You see me at my lowest, most disgusting, most hormonal, most angry, most emotional, most unwell state, and you still want to be my friend. Two of you have seen me as down as I’ll ever be in my life, and the next day you allowed me to carry on as if nothing happened. For that, I’ll love you forever, you beautiful, beautiful ladies
*This sounds a bit commune-like. Please be assured, the sharing responsibilities stops at breastfeeding. I’ve never stuck my boob in someone else’s child’s mouth. That I’m aware of, anyway.
Why I love my pre-baby friends
You remember what I looked like before my thighs rubbed together, my stomach had a frontal flap, my boobs resembled used condoms and before my vagina had been sewn back together (twice). I like to think that, on some level, that memory still lives on when I’m with you guys, and that, somewhere, you still see the size 8, grey-hair free girl that didn’t wee when she sneezed.
Likewise, you remember me when I was fun. Before I had to become sensible and serious and say things like ‘Where should wee – wees go?’ and ‘Could you use your kind voice and ask again?’ You know me for my amazing ability to lick Martini off the kitchen floor and snog girls. And so when you see me nowadays, you expect no less. Which gives me the opportunity to return to my pre-baby talents of force-feeding friends shots and mixing the most potent cough-syrup and absinthe cocktails you’ve ever tasted. And, goodness me, I love doing that.
You don’t do baby things, so when I’m around you guys I’m forced to dress up and wear make up and generally make an effort. This reminds me that I am someone other than just a Mummy of Monsters, and (despite complaining that this means I’ll actually have to shower) I quite like feeling like my old self, from time – to – time.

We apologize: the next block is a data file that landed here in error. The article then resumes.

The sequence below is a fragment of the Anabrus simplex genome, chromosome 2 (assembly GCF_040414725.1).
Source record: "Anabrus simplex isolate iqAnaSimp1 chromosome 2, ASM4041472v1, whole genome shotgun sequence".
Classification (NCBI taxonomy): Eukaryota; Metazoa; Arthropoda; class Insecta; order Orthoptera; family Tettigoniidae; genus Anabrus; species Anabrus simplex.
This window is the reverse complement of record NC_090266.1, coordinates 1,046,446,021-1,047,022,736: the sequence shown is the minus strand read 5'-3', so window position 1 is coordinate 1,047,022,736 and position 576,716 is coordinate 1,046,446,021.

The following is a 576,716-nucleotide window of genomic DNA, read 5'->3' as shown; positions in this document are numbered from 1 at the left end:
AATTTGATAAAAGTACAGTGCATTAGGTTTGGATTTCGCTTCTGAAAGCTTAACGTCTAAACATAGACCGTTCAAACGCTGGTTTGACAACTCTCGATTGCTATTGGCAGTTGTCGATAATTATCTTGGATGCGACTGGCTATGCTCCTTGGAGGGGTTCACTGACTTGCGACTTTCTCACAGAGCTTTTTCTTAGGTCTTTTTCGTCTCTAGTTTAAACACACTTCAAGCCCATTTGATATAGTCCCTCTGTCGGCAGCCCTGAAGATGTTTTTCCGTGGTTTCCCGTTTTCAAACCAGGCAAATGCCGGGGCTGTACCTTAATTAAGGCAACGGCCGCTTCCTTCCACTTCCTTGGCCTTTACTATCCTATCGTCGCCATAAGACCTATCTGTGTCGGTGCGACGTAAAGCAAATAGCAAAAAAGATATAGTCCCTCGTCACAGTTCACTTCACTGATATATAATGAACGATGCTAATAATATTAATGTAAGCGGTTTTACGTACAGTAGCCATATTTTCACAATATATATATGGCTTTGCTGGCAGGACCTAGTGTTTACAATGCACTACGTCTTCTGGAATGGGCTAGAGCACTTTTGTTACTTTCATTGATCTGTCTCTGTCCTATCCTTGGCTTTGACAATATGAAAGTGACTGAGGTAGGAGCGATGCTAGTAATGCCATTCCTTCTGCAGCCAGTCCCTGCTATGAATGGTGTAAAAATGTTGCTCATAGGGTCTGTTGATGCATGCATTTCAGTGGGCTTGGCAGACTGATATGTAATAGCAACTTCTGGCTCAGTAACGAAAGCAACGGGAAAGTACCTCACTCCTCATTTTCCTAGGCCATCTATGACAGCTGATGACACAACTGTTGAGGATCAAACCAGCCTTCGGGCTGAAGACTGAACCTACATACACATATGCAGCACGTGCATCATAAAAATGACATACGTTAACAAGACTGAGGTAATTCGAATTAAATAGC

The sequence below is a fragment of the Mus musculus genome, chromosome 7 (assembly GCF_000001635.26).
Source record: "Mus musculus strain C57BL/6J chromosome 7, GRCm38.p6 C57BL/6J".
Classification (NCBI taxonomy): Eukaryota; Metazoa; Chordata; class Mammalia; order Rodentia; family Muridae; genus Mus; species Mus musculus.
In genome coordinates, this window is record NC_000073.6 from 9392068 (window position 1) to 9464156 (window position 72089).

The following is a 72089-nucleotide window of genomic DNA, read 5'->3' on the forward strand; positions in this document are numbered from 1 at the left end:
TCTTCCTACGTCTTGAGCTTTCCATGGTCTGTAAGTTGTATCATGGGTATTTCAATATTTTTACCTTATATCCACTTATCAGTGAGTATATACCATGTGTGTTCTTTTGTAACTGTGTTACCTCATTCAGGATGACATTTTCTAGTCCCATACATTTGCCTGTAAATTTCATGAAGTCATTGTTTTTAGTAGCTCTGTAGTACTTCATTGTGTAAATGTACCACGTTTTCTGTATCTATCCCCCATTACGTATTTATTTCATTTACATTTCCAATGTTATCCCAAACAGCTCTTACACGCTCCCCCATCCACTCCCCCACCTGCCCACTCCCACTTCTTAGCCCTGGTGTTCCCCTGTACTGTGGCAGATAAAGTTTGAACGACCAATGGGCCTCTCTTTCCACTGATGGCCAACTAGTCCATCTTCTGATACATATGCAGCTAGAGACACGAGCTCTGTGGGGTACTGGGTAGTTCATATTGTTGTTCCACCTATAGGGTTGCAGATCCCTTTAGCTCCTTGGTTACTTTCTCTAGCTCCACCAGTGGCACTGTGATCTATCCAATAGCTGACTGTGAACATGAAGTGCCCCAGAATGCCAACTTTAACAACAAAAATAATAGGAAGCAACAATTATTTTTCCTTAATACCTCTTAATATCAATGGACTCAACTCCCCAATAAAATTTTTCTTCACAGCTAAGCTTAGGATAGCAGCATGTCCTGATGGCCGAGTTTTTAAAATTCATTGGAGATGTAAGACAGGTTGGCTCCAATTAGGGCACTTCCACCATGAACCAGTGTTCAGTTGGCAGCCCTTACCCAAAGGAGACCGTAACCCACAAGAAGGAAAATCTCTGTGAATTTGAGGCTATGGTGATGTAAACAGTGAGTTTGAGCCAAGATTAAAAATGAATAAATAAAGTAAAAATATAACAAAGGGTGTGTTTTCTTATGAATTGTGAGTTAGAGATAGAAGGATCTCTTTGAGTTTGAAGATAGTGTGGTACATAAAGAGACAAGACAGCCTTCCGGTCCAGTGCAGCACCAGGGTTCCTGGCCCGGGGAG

You aren’t so interested in talking weaning, potty-training and choice of childcare. Which forces me to brush up on on my wit and knowledge of current affairs. In turn, this allows me to survive as part of the world at large and not just part of my mummy-bubble. That’s definitely a good thing.
You don’t want to hear how little sleep I’ve had, how much toddler tantrums are getting me down or how my insides feel like they’ll fall out of my arse if I stand up too quickly. This isn’t because you’re selfish, it’s because it’s not part of your world at the moment. And that forces me to man the fuck up and get over myself. And I really, really do need to get over myself at times.
You’re really cool. So when I’m with you, I can pretend I’m cool too. We all know I’m as uncool as they come, but, for a few hours, you humour me, and I feel like the man on the Money Supermarket advert dancing to the Pussycat Dolls.
You know my love for Virgin TV karaoke, have witnessed me butcher too many bad-ass rap songs, and you still want to be my friend. Hats off to you.
You watched Husband Dearest and myself become the people we are today. It’s been such a journey and you’ve all been a part of it at some point. You’re all in some fabulous memories (though many I’d rather forget *coughtrainstationtoiletscough* ) and that’s so lovely.
You come with me when I need to go and express milk in the toilets when we’re out. And then you hold my hair back when I return there later to chuck my guts up.
When we said we were engaged, having a baby, and then having
an accident another baby, you were fine with it. Even though it was never what you guys would have done, you never said a negative word to us about our decisions.
You’ve stood the test of time and want to know me, even though I’m flaky, usually smell bad, often late and mostly pass out by 10.30.
We’re blessed with a life full of incredible friends, and not a day goes by where you aren’t part of the blessings we count.
And to J.L., that one friend who went from pre-baby to post-baby almost simultaneously with me, I love you the most. x